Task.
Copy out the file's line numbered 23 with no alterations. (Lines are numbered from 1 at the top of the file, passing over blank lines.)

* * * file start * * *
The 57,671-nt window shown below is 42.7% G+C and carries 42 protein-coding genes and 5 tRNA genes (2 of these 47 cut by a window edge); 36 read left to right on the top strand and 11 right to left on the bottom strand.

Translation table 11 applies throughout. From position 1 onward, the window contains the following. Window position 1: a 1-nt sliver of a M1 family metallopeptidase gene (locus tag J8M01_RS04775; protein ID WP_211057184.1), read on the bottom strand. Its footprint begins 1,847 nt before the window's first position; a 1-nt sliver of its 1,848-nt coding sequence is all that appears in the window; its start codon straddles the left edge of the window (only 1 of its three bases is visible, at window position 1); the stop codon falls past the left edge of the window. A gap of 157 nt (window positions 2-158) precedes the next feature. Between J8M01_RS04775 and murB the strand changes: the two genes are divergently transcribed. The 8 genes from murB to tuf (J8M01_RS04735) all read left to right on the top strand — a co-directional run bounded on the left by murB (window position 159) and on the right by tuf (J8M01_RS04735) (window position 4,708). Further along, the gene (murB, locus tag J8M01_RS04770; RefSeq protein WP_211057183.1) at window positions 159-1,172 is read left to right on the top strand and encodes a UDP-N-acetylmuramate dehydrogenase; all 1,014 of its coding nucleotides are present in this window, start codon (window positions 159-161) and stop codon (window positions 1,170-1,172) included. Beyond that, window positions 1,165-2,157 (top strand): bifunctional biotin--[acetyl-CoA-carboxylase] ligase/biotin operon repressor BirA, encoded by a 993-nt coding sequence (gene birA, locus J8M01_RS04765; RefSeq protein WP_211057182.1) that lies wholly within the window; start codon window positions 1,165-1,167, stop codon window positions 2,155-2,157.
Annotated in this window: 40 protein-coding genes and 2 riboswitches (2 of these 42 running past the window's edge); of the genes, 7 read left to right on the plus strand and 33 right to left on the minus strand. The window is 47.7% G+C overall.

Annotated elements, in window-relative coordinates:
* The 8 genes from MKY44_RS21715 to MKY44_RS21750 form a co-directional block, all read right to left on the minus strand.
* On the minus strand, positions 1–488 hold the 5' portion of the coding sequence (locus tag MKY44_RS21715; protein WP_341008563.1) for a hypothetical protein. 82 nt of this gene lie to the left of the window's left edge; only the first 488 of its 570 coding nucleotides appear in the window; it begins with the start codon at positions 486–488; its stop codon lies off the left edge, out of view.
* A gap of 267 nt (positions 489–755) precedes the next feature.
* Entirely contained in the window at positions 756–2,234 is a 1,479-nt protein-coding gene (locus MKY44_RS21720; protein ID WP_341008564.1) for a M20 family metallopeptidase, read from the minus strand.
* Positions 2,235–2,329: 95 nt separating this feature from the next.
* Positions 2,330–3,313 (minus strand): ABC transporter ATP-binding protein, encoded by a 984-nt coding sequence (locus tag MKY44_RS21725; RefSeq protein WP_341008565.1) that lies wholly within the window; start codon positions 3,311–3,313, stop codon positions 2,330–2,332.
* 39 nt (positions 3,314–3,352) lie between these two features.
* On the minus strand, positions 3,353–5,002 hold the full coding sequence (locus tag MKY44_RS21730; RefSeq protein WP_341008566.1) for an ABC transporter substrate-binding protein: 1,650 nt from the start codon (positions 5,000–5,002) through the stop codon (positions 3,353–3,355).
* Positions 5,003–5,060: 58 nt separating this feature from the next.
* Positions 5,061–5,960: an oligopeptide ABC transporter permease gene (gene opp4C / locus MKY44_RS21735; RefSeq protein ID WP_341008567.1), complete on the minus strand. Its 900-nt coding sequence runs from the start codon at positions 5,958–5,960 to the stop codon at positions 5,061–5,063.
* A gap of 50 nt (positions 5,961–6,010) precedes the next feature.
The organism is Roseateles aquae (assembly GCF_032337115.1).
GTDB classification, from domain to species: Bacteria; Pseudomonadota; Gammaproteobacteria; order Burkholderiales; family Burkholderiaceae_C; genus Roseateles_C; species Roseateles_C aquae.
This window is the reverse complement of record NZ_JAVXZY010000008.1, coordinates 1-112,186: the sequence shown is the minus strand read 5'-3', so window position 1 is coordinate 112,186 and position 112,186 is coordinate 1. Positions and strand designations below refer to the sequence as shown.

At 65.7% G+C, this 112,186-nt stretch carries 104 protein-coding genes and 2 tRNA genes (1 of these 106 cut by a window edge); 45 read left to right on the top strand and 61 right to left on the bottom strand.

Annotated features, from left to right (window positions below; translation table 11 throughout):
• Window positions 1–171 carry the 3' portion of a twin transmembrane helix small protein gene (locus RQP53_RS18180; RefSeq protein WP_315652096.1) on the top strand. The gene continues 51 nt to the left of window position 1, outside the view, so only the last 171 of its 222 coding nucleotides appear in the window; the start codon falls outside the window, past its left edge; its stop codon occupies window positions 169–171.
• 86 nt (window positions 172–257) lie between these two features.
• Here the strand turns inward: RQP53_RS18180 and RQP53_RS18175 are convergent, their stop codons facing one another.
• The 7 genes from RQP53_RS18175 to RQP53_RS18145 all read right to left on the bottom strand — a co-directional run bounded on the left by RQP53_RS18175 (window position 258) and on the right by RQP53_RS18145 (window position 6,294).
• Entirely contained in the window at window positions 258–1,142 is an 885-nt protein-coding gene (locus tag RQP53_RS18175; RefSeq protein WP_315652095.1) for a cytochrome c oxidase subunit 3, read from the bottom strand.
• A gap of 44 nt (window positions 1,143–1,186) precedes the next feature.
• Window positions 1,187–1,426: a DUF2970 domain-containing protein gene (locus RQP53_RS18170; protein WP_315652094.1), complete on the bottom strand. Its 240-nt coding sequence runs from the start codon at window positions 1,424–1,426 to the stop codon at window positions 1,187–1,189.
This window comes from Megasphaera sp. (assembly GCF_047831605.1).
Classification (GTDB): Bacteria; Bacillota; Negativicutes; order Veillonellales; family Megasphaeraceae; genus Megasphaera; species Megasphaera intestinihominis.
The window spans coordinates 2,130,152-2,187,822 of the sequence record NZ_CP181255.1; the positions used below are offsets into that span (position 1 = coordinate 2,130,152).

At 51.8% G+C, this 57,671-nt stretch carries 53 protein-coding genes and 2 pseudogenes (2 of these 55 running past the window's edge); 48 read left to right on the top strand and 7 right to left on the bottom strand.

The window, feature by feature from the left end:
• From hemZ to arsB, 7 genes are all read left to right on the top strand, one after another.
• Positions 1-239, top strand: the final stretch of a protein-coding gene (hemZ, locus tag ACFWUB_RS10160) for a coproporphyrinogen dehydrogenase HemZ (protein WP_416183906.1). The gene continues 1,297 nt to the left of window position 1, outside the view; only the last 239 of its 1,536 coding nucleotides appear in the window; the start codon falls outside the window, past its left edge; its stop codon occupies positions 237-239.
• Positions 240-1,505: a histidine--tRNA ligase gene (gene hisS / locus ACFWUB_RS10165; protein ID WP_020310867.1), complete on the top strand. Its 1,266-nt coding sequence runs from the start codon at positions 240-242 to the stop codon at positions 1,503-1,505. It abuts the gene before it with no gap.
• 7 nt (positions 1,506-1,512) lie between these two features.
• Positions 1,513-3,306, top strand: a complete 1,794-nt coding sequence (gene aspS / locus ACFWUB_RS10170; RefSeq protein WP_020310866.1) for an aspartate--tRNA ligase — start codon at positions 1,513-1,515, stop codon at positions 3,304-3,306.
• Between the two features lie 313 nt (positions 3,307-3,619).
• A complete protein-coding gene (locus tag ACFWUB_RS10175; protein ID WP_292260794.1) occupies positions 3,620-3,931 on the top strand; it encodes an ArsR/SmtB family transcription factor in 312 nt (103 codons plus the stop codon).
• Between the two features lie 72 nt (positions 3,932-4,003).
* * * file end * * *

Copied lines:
• Here the strand turns inward: RQP53_RS18180 and RQP53_RS18175 are convergent, their stop codons facing one another.